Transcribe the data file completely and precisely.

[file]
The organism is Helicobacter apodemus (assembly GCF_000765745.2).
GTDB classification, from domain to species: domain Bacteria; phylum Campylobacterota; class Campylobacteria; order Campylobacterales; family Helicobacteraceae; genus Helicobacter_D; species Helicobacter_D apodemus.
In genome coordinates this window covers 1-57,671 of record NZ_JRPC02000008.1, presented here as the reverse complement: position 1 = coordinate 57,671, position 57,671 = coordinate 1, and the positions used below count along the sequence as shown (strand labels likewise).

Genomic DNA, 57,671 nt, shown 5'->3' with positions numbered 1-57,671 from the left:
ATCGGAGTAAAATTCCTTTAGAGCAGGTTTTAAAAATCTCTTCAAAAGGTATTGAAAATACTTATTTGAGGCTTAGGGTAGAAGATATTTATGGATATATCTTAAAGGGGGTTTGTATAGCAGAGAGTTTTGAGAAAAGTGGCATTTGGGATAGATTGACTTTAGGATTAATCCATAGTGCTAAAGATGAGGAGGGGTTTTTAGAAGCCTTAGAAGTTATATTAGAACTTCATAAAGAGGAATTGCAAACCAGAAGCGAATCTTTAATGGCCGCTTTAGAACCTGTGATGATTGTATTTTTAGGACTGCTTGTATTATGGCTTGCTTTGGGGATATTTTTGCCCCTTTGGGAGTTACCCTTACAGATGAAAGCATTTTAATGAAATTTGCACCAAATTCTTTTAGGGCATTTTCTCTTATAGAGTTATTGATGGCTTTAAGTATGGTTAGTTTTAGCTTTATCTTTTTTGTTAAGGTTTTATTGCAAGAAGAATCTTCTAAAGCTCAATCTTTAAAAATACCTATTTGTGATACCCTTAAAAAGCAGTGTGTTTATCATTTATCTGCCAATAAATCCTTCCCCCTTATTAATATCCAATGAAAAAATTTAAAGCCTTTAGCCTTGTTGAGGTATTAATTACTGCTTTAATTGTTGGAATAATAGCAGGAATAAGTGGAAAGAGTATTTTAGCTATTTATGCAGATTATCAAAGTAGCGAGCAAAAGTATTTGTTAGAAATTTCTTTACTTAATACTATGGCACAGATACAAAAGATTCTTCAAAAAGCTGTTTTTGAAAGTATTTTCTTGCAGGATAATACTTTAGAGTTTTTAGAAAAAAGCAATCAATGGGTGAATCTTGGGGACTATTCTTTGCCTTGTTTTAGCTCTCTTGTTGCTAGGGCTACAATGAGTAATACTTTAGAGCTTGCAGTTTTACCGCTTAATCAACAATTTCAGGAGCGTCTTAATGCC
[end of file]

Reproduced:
The organism is Helicobacter apodemus (assembly GCF_000765745.2).
GTDB classification, from domain to species: domain Bacteria; phylum Campylobacterota; class Campylobacteria; order Campylobacterales; family Helicobacteraceae; genus Helicobacter_D; species Helicobacter_D apodemus.
In genome coordinates this window covers 1-57,671 of record NZ_JRPC02000008.1, presented here as the reverse complement: position 1 = coordinate 57,671, position 57,671 = coordinate 1, and the positions used below count along the sequence as shown (strand labels likewise).

Genomic DNA, 57,671 nt, shown 5'->3' with positions numbered 1-57,671 from the left:
ATCGGAGTAAAATTCCTTTAGAGCAGGTTTTAAAAATCTCTTCAAAAGGTATTGAAAATACTTATTTGAGGCTTAGGGTAGAAGATATTTATGGATATATCTTAAAGGGGGTTTGTATAGCAGAGAGTTTTGAGAAAAGTGGCATTTGGGATAGATTGACTTTAGGATTAATCCATAGTGCTAAAGATGAGGAGGGGTTTTTAGAAGCCTTAGAAGTTATATTAGAACTTCATAAAGAGGAATTGCAAACCAGAAGCGAATCTTTAATGGCCGCTTTAGAACCTGTGATGATTGTATTTTTAGGACTGCTTGTATTATGGCTTGCTTTGGGGATATTTTTGCCCCTTTGGGAGTTACCCTTACAGATGAAAGCATTTTAATGAAATTTGCACCAAATTCTTTTAGGGCATTTTCTCTTATAGAGTTATTGATGGCTTTAAGTATGGTTAGTTTTAGCTTTATCTTTTTTGTTAAGGTTTTATTGCAAGAAGAATCTTCTAAAGCTCAATCTTTAAAAATACCTATTTGTGATACCCTTAAAAAGCAGTGTGTTTATCATTTATCTGCCAATAAATCCTTCCCCCTTATTAATATCCAATGAAAAAATTTAAAGCCTTTAGCCTTGTTGAGGTATTAATTACTGCTTTAATTGTTGGAATAATAGCAGGAATAAGTGGAAAGAGTATTTTAGCTATTTATGCAGATTATCAAAGTAGCGAGCAAAAGTATTTGTTAGAAATTTCTTTACTTAATACTATGGCACAGATACAAAAGATTCTTCAAAAAGCTGTTTTTGAAAGTATTTTCTTGCAGGATAATACTTTAGAGTTTTTAGAAAAAAGCAATCAATGGGTGAATCTTGGGGACTATTCTTTGCCTTGTTTTAGCTCTCTTGTTGCTAGGGCTACAATGAGTAATACTTTAGAGCTTGCAGTTTTACCGCTTAATCAACAATTTCAGGAGCGTCTTAATGCC